Blue jean baby, I left work a little after 6:30 in the evening yesterday. It’s always kind of depressing when I leave in darkness knowing that I’ll be back in less than twelve hours. Well, here I am again. I’m pretty tired, but so proud of myself because when I got home last night I washed up, got into bed, watched about half an episode of Numb3rs (syndication is a wonderful thing), but shut it off before it ended. I somehow overcame the pull of having to know how it ended. I have a full day of classes followed by a conference with a student and his parents, real Tolkien stuff, you know? Anyway, I’ll probably end up staying late again tonight in an attempt to free myself from the responsibility of grading anything on the weekend. This is my 11th year at Damien. Do you think I have enough pull to have a shower installed in my classroom? A couch behind my desk, maybe?
Whenever I exile myself to my classroom for the night, I pop in a movie to keep myself company. It does drag my production rate down, yes, but it also makes me feel less depressed about being at work for 13 hours. Also, the voices coming from the television make me feel less lonely. I couldn’t have been Tom Hanks in Castaway, Wilson simply wouldn’t have cut it.
So I looked at the small collection of movies I have in my classroom on the shelf behind my desk and Almost Famous got the nod. Almost Famous is famous for two things: Kate Hudson’s almost nude scene and the revival of Elton John’s “Tiny Dancer.” I have seen the movie many times before. I know it’s semi-autobiographical. I know it’s a coming-of-age story. But yesterday as I watched it intermittently while grading a bunch of Middle Ages unit tests, I realized something else. Almost Famous is the name of the film, and it is also the name of Stillwater’s 1973 tour. It is a fitting descriptor of the band as they are starting to build a name and following for themselves, but as yet are not a national act. “Almost” applies to many of the movie’s subplots, including the love triangle between Russell, William, and Penny (below).
In that way, the movie is also about the frustration of being so tantalizingly close to something you desperately want while simultaneously understanding – and then denying – the truth that it’s probably not going to happen the way you want it to.
Russell is married and carries on an affair with Penny. Penny is in love with Russell. William loves Penny. He feels ambivalence because he admires Russell’s talent but is jealous of his romance with Penny. All three characters want something that is standing right in front of them, but for numerous reasons, are unable to actually attain it, at least not on their terms.
Penny is in love with Russell and he has feelings for her, but their relationship is contingent upon the setting. Russell has no problem being with Penny as long as his wife isn’t around. Of course, Penny realizes that she can have Russell – only never completely.
William is in love with Penny, but she doesn’t view him romantically. He’s tragically locked in that friend zone with invisible bars: she can rest her head on his shoulder and flirt with him in other ways, but his feelings will always remain unrequited because she’s in love with someone else.
All three characters have hopes for unlikely outcomes. Russell wants both his wife and Penny, and for those two relationships to exist in parallel universes harmoniously. Penny wants all of Russell all the time. William wants Penny to feel for him the way she does about Russell. Anyone watching the film would know none of those things were going to happen. Anyone alive can relate to these ideas, either literally or metaphorically. Watching these characters pursue these idealistic yet doomed relationships evoked the emotions of pity and frustration, partly out of sympathy for the three main characters, but mostly because it conjured up personal memories. At one time or another, I’ve been Russell, Penny, and William. And by “one time or another” I mean “college.”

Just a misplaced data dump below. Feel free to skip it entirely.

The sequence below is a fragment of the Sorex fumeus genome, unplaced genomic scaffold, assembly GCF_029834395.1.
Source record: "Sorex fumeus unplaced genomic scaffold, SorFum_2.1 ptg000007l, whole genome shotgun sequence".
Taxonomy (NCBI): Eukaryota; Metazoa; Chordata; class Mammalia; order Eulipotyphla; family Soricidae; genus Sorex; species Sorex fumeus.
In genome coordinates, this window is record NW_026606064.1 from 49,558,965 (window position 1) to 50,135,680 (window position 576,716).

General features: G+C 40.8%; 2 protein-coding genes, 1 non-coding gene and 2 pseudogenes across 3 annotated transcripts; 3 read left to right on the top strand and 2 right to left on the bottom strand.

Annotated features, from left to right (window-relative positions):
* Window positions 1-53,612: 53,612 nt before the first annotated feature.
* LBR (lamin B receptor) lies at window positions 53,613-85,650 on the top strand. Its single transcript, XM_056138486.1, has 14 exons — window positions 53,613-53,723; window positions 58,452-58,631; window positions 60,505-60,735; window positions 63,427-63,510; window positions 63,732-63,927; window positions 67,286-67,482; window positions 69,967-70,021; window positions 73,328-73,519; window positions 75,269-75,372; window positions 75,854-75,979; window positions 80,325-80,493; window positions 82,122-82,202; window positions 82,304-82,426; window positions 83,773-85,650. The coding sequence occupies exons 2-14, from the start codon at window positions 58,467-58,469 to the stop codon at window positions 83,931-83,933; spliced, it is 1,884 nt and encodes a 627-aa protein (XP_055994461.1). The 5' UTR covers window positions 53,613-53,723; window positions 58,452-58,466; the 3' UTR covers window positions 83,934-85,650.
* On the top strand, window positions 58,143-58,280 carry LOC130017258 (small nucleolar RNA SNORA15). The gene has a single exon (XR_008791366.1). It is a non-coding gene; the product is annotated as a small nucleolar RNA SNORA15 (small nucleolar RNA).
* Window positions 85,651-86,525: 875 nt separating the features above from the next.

Near the end of the film, Philip Seymour Hoffman utters a few lines that sum up the film:
Great art is about conflict and pain and guilt and longing and love disguised as sex, and sex disguised as love…
Almost Famous stirred up thoughts of every woman I’ve ever had romantic feelings for. All those near-relationships, failed relationships, and the stuff that I can’t quite call a relationship, but kind of was. Mostly, though, it made me think of Lynnette.
While I am a pragmatist in nearly every facet of my life, I am and always have been a romantic when it comes to romance. I have always held out hope for the best-case scenario, even to the point of being quixotic about the likelihood of a even entering a relationship, let alone having it flourish. Because of the circumstances surrounding Lynnette and I in 2003, though, it was the one time I became enamored of someone and actually held no hope for some kind of romantic success. There was only the guilt and the longing. Still, the dream that was Lynnette became a reality. Later, it became a marriage.
I’m not trying to say that the lesson is to cling to unrealistic hopes because somehow, some way, they’ll materialize. I think the Mets and the Cowboys and my hypothetical 5-team parlays have made a convincing counter-argument.
It’s the “almost” in Almost Famous that makes the film what it is. “Almost” is drama, is conflict. “Almost” is also the distance between a dream and a reality. I think that’s why I can watch this film over and over. If you think back to those times in your life you spent in “Almost” – that nebulous place riiiiight before success or failure – wasn’t something like 98% of it completely exhilarating?